While taking a shower after yard work on a muggy summer July 1, 2017, Hobb san Gary Jones suffered a massive heart attack.
More than a year later, last week, he met Paul Kroh, the dispatcher who responded to his 911 call, while prepar ing to speak with all of Lea County’s emergency dispatchers.
Jones, owner of Basin Surveys, has spent the past few weeks talking with groups of emergency service technicians and dispatchers to provide them person al information about his new heart assis tance device.
“I appreciate him coming to share his story with the dispatchers,” Lea Coun ty Communications Authority Director Angela Martinez said. “I know it got emotional for the dispatchers. The fact that he gets to meet Paul is awesome because we never get to talk to them or know what happens to a patient after they hang up.”
Recognizing what was happening as he stood in the shower, Jones managed to step out, dry off a little, put on some shorts and open his front door as he continued to weaken before making the call.
Jones’ voice cracked a bit as he told the story, “I’m having a heart attack. I’m sitting there in my chair. A heart attack just kicks you right in the chest. You can’t move your arms, can’t breathe, can’t move your legs, basically can’t do anything. I was able to dial 911. Paul was the one that answered.”
Kroh’s professionalism and empathy impressed Jones.
“He just cut the conversation real short and said, ‘I can tell you’re having a hard time. I’m going to let you go. Hang in there. We’ll have somebody there shortly,’” said Jones who then passed out before the medics arrived.
“I woke up and they’d already hooked me up to the EKG, their procedure,” Jones said. “I heard one of the EMTs say this was real, we need to move, and they loaded me up and took me to the hospital. I had to be shocked (defibrillated) twice.”
On Wednesday, Kroh, who is an experienced dispatcher supervisor, told Jones with humility, “I was just doing my duty.”
Jones’ experiences over the past year brought new medical technology to light for Lea County’s first responders and proved the advantages of Lea Regional Medical Center’s cardiac catheterization laboratory.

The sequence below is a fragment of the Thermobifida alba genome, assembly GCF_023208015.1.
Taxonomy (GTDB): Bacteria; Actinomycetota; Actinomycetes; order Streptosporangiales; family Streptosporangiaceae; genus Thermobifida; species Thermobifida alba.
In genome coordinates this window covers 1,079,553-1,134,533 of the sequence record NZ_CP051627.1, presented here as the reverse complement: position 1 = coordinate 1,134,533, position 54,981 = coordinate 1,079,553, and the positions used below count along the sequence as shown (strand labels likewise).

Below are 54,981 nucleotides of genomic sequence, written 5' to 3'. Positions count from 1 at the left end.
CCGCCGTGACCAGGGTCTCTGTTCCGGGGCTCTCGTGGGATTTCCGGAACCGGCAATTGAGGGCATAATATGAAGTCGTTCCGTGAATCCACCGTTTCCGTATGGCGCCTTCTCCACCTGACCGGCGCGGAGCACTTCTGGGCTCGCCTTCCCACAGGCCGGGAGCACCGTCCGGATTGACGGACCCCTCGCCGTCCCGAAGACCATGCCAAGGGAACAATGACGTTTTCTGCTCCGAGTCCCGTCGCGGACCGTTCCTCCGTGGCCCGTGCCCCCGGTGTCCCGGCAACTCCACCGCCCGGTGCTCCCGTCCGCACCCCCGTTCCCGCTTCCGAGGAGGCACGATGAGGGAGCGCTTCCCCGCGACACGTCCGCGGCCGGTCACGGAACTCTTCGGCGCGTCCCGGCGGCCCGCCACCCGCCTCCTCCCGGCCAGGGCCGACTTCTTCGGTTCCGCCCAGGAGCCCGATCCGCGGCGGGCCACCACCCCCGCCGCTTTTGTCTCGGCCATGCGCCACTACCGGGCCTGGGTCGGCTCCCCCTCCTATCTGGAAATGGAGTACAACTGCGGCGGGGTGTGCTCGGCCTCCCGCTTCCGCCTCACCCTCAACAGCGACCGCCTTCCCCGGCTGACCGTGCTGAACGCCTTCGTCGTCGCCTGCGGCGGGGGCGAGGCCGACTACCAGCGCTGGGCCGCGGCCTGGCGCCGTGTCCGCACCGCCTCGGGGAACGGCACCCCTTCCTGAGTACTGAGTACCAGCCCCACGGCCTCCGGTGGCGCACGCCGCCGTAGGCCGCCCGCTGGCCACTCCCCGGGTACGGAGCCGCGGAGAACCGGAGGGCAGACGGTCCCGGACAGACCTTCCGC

Although rejecting the idea initially, Jones eventually succumbed to a Texas Tech University Hospital doctor’s advice to have a left ventricular assist device (LVAD) implanted, a procedure completed in May after he began to feel much worse. He finally returned to Hobbs on July 1, exactly one year after his heart attack.
Martinez said she contacted the Association of Public-Safety Communications Officials (APCO) because the LCCA had no instruction card for LVAD patients. Based on information received during a 911 call, dispatchers use the information on the “card,” which is actually in a computer program, to determine how to respond to any situation.
The certifying agency for LCCA, APCO agreed to develop and distribute an LVAD card to all dispatcher agencies.
Mike Prudencio, Hobbs Fire Department’s EMS coordinator, said he appreciated Jones’ meetings with the EMTs.
“We’re learning about LVAD because it’s getting more popular,” Prudencio said. “Now we are training on how to take care of an LVAD patient because its a whole different spectrum of how to take care of an LVAD patient versus just a regular patient.”
“(Jones has) already had to call 911 once,” Martinez said. “He might need to do it again.”
Although Jones strongly praised the staff at University Hospital in Lubbock, he noted Lea Regional’s cath lab saved his life.
“It was a God thing. I was just a few blocks from Fire Station 3, so they got there quickly,” he said. “The hospital had, just shortly before then, put in the cardio care unit. Dr. (Chip) Uricchio was on call that night. He put the stints in my heart, opened up my veins a little bit. Prior to them opening the (cath lab), they would have had to fly me to Lubbock that night. Well, it was horrible weather and every doctor that looked at me said I never would have made it.”
The cath lab was installed and opened in February 2017.